Pakistani drug kingpin pleads guilty in Manhattan

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Department of Justice seal. (Photo: justice.gov)

Shahbaz Khan, a Pakistani drug kingpin, who conspired to send tens of thousands of kilograms of heroin to the United States for distribution in New York City pleaded guilty May 31, in a Manhattan federal court.

Kahn was taken into custody by Liberian authorities on December 1, 2016, and expelled to the United States later that same day based on a pending Complaint in this District.  He pled guilty today to a Superseding Indictment in Manhattan federal court before U.S. District Judge Lorna G. Schofield, according to a press release from the U.S. Attorney for the Southern District of New York.

“Shahbaz Khan boasted to an undercover officer about his ability to smuggle drugs anywhere in the world without detection.  The DEA put the lie to that boast,” U.S. Attorney Geoffrey S. Berman is quoted saying in the press release.

The 70-year old Khan pled guilty to one count of conspiring to import one kilogram and more of heroin into the United States, and to one count of attempting to distribute one kilogram and more of heroin, knowing and intending that it would be imported into the United States.

He faces a maximum sentence of life in prison and a mandatory minimum sentence of 10 years in prison.  Sentencing is scheduled for October 9, 2018, before Judge Schofield.

According to prosecutors, Khan led a massive and sophisticated heroin network based in Afghanistan and Pakistan, where the vast majority of drug trafficking proceeds have historically been used to finance terrorist insurgencies against the U.S. and global allies of the U.S., investigators said.  “He agreed to send huge amounts of deadly drugs to American streets and neighborhoods, which would have fueled the current opioid epidemic and facilitated addiction and abuse by supplying huge amounts of heroin to New York and nationwide,” said Special Agent in Charge Raymond P. Donovan.

According to the, Complaint, the Superseding Indictment, statements made during the plea proceeding, and other filings in this case, Khan was the leader of a drug trafficking organization (the “DTO”) based in Afghanistan and Pakistan that produced and distributed massive quantities of heroin around the world.  In 2007, Khan was designated a Narcotics Kingpin under the Foreign Narcotics Kingpin Designation Act by then-president George W. Bush.  Between approximately August 2016 and October 2016, Khan conspired to send tens of thousands of kilograms of heroin hidden in maritime shipping containers and air cargo shipments to New York City.

Beginning in August 2016, Khan began communicating in a series of telephone calls and in-person meetings in countries in Southwest Asia with individuals whom he believed were heroin traffickers interested in purchasing kilogram quantities of heroin for importation into the United States.  Those individuals were, in fact, working at the U.S.Drug Enforcement Agency’s direction, and included an undercover law enforcement officer (the “UC”).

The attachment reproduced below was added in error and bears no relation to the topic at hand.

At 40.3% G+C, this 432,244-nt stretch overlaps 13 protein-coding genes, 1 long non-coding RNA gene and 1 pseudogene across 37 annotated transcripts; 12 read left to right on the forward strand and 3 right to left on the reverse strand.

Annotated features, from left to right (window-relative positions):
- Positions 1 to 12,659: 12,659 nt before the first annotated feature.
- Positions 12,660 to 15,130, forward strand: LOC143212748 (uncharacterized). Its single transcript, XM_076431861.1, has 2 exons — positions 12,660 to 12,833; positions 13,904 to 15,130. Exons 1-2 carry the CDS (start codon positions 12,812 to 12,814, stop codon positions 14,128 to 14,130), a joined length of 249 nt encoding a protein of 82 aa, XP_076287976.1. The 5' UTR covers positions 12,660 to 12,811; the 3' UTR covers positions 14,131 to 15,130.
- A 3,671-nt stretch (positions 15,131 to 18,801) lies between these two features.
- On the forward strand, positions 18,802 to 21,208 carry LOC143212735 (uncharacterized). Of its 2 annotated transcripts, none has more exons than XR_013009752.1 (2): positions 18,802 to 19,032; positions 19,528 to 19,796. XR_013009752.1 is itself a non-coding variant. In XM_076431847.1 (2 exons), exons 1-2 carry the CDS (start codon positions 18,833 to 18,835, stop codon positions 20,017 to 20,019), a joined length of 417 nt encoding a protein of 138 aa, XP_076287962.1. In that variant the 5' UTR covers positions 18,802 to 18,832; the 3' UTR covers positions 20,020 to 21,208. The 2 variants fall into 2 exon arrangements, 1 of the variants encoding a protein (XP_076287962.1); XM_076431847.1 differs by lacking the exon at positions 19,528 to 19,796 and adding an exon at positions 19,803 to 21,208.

In late September 2016, Khan traveled to a country in Southwest Asia where he met with the UC and others.  During the meeting, Khan agreed to provide the UC with an initial shipment of five kilograms of heroin for importation into the United States.  Khan told the UC that, once the five kilograms of heroin successfully arrived in New York City, he would begin supplying the UC with larger quantities of heroin on a regular basis, including up to 10,000 kilograms of heroin at a time.  Khan assured the UC that the heroin he would provide was 100% pure and boasted of his ability to supply huge amounts as had never been done before.

In early October 2016, one of Khan’s employees, acting at his direction, delivered the five-kilogram initial shipment of heroin in the same country in Southwest Asia.  Through a series of recorded telephone calls, Khan confirmed with the UC that the heroin his employee had provided was Khan’s, that the heroin was to be transported to New York City, and that Khan would be paid for the heroin once it arrived in the United States.

In December 2016, Khan traveled with the UC to Liberia to inspect a warehouse that could serve as a transshipment point for maritime heroin shipments between Pakistan and New York.  He was arrested by Liberian authorities when he arrived in Liberia and expelled to the United States.